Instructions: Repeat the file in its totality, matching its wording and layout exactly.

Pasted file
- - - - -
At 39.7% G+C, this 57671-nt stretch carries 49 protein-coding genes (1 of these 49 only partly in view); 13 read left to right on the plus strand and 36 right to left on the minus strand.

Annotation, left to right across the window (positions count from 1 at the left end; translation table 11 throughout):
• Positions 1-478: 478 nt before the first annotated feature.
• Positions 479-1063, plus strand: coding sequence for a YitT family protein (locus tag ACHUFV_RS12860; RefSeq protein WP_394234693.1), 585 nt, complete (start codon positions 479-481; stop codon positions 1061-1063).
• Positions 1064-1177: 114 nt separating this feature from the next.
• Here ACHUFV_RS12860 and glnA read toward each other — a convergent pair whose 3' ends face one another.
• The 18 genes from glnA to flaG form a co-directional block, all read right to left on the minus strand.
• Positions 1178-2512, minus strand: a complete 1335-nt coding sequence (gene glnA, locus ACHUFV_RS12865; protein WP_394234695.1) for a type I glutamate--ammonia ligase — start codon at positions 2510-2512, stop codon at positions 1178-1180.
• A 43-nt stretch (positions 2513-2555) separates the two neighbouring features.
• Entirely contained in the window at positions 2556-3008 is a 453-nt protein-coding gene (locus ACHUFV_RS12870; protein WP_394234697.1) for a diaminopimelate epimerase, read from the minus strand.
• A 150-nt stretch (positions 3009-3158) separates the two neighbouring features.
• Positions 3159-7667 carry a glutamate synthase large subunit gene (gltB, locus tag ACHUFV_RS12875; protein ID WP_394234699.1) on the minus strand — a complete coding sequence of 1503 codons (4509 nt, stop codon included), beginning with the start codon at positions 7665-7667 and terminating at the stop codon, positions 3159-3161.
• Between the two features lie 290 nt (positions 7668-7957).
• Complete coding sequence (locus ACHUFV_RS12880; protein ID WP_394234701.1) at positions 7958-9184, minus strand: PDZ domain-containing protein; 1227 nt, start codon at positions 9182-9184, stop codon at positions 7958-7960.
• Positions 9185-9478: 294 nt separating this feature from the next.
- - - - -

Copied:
At 39.7% G+C, this 57671-nt stretch carries 49 protein-coding genes (1 of these 49 only partly in view); 13 read left to right on the plus strand and 36 right to left on the minus strand.

Annotation, left to right across the window (positions count from 1 at the left end; translation table 11 throughout):
• Positions 1-478: 478 nt before the first annotated feature.
• Positions 479-1063, plus strand: coding sequence for a YitT family protein (locus tag ACHUFV_RS12860; RefSeq protein WP_394234693.1), 585 nt, complete (start codon positions 479-481; stop codon positions 1061-1063).
• Positions 1064-1177: 114 nt separating this feature from the next.
• Here ACHUFV_RS12860 and glnA read toward each other — a convergent pair whose 3' ends face one another.
• The 18 genes from glnA to flaG form a co-directional block, all read right to left on the minus strand.
• Positions 1178-2512, minus strand: a complete 1335-nt coding sequence (gene glnA, locus ACHUFV_RS12865; protein WP_394234695.1) for a type I glutamate--ammonia ligase — start codon at positions 2510-2512, stop codon at positions 1178-1180.
• A 43-nt stretch (positions 2513-2555) separates the two neighbouring features.
• Entirely contained in the window at positions 2556-3008 is a 453-nt protein-coding gene (locus ACHUFV_RS12870; protein WP_394234697.1) for a diaminopimelate epimerase, read from the minus strand.
• A 150-nt stretch (positions 3009-3158) separates the two neighbouring features.
• Positions 3159-7667 carry a glutamate synthase large subunit gene (gltB, locus tag ACHUFV_RS12875; protein ID WP_394234699.1) on the minus strand — a complete coding sequence of 1503 codons (4509 nt, stop codon included), beginning with the start codon at positions 7665-7667 and terminating at the stop codon, positions 3159-3161.
• Between the two features lie 290 nt (positions 7668-7957).
• Complete coding sequence (locus ACHUFV_RS12880; protein ID WP_394234701.1) at positions 7958-9184, minus strand: PDZ domain-containing protein; 1227 nt, start codon at positions 9182-9184, stop codon at positions 7958-7960.
• Positions 9185-9478: 294 nt separating this feature from the next.